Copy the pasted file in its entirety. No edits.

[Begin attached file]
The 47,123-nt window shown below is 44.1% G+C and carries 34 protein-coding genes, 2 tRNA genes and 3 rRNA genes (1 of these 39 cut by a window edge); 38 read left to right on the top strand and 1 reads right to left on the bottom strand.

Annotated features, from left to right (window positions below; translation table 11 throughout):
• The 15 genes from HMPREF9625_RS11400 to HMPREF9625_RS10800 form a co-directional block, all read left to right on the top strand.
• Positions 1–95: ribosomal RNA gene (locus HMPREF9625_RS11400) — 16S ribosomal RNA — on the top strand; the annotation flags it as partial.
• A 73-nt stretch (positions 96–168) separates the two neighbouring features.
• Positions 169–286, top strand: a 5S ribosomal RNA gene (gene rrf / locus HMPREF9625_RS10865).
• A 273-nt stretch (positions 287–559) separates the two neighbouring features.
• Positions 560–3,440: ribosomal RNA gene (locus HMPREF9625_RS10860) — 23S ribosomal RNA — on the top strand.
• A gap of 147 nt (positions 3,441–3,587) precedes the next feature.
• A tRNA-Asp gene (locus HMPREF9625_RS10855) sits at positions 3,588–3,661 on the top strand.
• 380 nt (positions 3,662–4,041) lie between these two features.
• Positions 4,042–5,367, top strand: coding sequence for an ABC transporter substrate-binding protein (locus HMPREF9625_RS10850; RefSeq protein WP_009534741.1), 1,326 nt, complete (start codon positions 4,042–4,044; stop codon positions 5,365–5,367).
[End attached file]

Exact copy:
The 47,123-nt window shown below is 44.1% G+C and carries 34 protein-coding genes, 2 tRNA genes and 3 rRNA genes (1 of these 39 cut by a window edge); 38 read left to right on the top strand and 1 reads right to left on the bottom strand.

Annotated features, from left to right (window positions below; translation table 11 throughout):
• The 15 genes from HMPREF9625_RS11400 to HMPREF9625_RS10800 form a co-directional block, all read left to right on the top strand.
• Positions 1–95: ribosomal RNA gene (locus HMPREF9625_RS11400) — 16S ribosomal RNA — on the top strand; the annotation flags it as partial.
• A 73-nt stretch (positions 96–168) separates the two neighbouring features.
• Positions 169–286, top strand: a 5S ribosomal RNA gene (gene rrf / locus HMPREF9625_RS10865).
• A 273-nt stretch (positions 287–559) separates the two neighbouring features.
• Positions 560–3,440: ribosomal RNA gene (locus HMPREF9625_RS10860) — 23S ribosomal RNA — on the top strand.
• A gap of 147 nt (positions 3,441–3,587) precedes the next feature.
• A tRNA-Asp gene (locus HMPREF9625_RS10855) sits at positions 3,588–3,661 on the top strand.
• 380 nt (positions 3,662–4,041) lie between these two features.
• Positions 4,042–5,367, top strand: coding sequence for an ABC transporter substrate-binding protein (locus HMPREF9625_RS10850; RefSeq protein WP_009534741.1), 1,326 nt, complete (start codon positions 4,042–4,044; stop codon positions 5,365–5,367).